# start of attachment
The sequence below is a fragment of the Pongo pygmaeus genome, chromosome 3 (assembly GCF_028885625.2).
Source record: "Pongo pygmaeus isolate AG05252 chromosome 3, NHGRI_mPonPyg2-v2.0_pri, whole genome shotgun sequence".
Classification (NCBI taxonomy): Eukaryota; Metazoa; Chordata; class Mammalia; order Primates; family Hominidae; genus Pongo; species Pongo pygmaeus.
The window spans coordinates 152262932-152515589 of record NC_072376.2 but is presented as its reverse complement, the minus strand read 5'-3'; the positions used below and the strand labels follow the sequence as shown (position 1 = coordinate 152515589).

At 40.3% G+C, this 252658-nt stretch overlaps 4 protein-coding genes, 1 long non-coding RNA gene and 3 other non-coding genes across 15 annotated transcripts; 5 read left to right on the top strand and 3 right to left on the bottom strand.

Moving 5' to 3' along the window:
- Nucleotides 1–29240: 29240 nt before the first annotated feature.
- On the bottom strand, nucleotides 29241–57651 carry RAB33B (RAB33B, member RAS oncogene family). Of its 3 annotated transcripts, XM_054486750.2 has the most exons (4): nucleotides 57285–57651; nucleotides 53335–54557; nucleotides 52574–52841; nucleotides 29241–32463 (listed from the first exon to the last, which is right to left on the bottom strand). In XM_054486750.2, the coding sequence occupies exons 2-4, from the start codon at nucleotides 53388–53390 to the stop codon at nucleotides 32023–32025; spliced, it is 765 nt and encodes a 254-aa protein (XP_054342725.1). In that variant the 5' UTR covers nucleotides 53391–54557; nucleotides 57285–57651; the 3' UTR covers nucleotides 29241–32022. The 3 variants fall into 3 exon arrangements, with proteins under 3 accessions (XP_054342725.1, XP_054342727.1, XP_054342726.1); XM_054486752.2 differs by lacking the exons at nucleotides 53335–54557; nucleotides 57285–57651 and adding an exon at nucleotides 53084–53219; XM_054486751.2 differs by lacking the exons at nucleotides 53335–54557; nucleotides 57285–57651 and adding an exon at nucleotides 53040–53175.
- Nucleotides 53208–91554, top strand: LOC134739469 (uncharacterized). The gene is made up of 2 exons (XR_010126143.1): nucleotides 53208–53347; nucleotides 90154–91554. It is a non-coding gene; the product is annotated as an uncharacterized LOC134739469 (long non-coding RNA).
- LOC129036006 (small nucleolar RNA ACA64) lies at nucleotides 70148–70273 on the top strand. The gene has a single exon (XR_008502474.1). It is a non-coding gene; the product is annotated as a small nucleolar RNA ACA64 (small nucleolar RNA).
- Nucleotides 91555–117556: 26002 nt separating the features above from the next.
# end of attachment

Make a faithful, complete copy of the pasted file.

The sequence below is a fragment of the Pongo pygmaeus genome, chromosome 3 (assembly GCF_028885625.2).
Source record: "Pongo pygmaeus isolate AG05252 chromosome 3, NHGRI_mPonPyg2-v2.0_pri, whole genome shotgun sequence".
Classification (NCBI taxonomy): Eukaryota; Metazoa; Chordata; class Mammalia; order Primates; family Hominidae; genus Pongo; species Pongo pygmaeus.
The window spans coordinates 152262932-152515589 of record NC_072376.2 but is presented as its reverse complement, the minus strand read 5'-3'; the positions used below and the strand labels follow the sequence as shown (position 1 = coordinate 152515589).

At 40.3% G+C, this 252658-nt stretch overlaps 4 protein-coding genes, 1 long non-coding RNA gene and 3 other non-coding genes across 15 annotated transcripts; 5 read left to right on the top strand and 3 right to left on the bottom strand.

Moving 5' to 3' along the window:
- Nucleotides 1–29240: 29240 nt before the first annotated feature.
- On the bottom strand, nucleotides 29241–57651 carry RAB33B (RAB33B, member RAS oncogene family). Of its 3 annotated transcripts, XM_054486750.2 has the most exons (4): nucleotides 57285–57651; nucleotides 53335–54557; nucleotides 52574–52841; nucleotides 29241–32463 (listed from the first exon to the last, which is right to left on the bottom strand). In XM_054486750.2, the coding sequence occupies exons 2-4, from the start codon at nucleotides 53388–53390 to the stop codon at nucleotides 32023–32025; spliced, it is 765 nt and encodes a 254-aa protein (XP_054342725.1). In that variant the 5' UTR covers nucleotides 53391–54557; nucleotides 57285–57651; the 3' UTR covers nucleotides 29241–32022. The 3 variants fall into 3 exon arrangements, with proteins under 3 accessions (XP_054342725.1, XP_054342727.1, XP_054342726.1); XM_054486752.2 differs by lacking the exons at nucleotides 53335–54557; nucleotides 57285–57651 and adding an exon at nucleotides 53084–53219; XM_054486751.2 differs by lacking the exons at nucleotides 53335–54557; nucleotides 57285–57651 and adding an exon at nucleotides 53040–53175.
- Nucleotides 53208–91554, top strand: LOC134739469 (uncharacterized). The gene is made up of 2 exons (XR_010126143.1): nucleotides 53208–53347; nucleotides 90154–91554. It is a non-coding gene; the product is annotated as an uncharacterized LOC134739469 (long non-coding RNA).
- LOC129036006 (small nucleolar RNA ACA64) lies at nucleotides 70148–70273 on the top strand. The gene has a single exon (XR_008502474.1). It is a non-coding gene; the product is annotated as a small nucleolar RNA ACA64 (small nucleolar RNA).
- Nucleotides 91555–117556: 26002 nt separating the features above from the next.